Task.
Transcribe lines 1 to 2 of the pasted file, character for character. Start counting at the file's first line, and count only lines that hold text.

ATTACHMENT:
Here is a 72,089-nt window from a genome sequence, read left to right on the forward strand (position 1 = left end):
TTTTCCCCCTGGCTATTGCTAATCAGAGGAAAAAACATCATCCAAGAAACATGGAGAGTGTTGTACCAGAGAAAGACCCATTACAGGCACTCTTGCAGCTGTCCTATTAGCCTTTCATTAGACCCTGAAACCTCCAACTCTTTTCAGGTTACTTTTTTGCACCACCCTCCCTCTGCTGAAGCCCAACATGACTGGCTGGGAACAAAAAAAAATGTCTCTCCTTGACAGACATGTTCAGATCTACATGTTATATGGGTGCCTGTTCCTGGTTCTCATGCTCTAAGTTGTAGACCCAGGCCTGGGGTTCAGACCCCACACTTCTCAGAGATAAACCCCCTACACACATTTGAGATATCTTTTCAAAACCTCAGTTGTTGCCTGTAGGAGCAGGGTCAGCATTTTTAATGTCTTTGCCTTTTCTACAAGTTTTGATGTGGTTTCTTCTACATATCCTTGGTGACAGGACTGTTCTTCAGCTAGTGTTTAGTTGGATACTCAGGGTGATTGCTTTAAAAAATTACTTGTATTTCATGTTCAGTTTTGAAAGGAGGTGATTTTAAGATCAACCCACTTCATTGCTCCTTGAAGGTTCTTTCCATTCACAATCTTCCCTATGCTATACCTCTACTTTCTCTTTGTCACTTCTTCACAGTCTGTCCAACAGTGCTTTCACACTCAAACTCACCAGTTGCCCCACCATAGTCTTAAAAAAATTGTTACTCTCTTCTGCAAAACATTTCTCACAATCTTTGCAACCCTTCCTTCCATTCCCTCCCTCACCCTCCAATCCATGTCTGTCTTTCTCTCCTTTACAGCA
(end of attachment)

Here is a 72,089-nt window from a genome sequence, read left to right on the forward strand (position 1 = left end):
TTTTCCCCCTGGCTATTGCTAATCAGAGGAAAAAACATCATCCAAGAAACATGGAGAGTGTTGTACCAGAGAAAGACCCATTACAGGCACTCTTGCAGCTGTCCTATTAGCCTTTCATTAGACCCTGAAACCTCCAACTCTTTTCAGGTTACTTTTTTGCACCACCCTCCCTCTGCTGAAGCCCAACATGACTGGCTGGGAACAAAAAAAAATGTCTCTCCTTGACAGACATGTTCAGATCTACATGTTATATGGGTGCCTGTTCCTGGTTCTCATGCTCTAAGTTGTAGACCCAGGCCTGGGGTTCAGACCCCACACTTCTCAGAGATAAACCCCCTACACACATTTGAGATATCTTTTCAAAACCTCAGTTGTTGCCTGTAGGAGCAGGGTCAGCATTTTTAATGTCTTTGCCTTTTCTACAAGTTTTGATGTGGTTTCTTCTACATATCCTTGGTGACAGGACTGTTCTTCAGCTAGTGTTTAGTTGGATACTCAGGGTGATTGCTTTAAAAAATTACTTGTATTTCATGTTCAGTTTTGAAAGGAGGTGATTTTAAGATCAACCCACTTCATTGCTCCTTGAAGGTTCTTTCCATTCACAATCTTCCCTATGCTATACCTCTACTTTCTCTTTGTCACTTCTTCACAGTCTGTCCAACAGTGCTTTCACACTCAAACTCACCAGTTGCCCCACCATAGTCTTAAAAAAATTGTTACTCTCTTCTGCAAAACATTTCTCACAATCTTTGCAACCCTTCCTTCCATTCCCTCCCTCACCCTCCAATCCATGTCTGTCTTTCTCTCCTTTACAGCA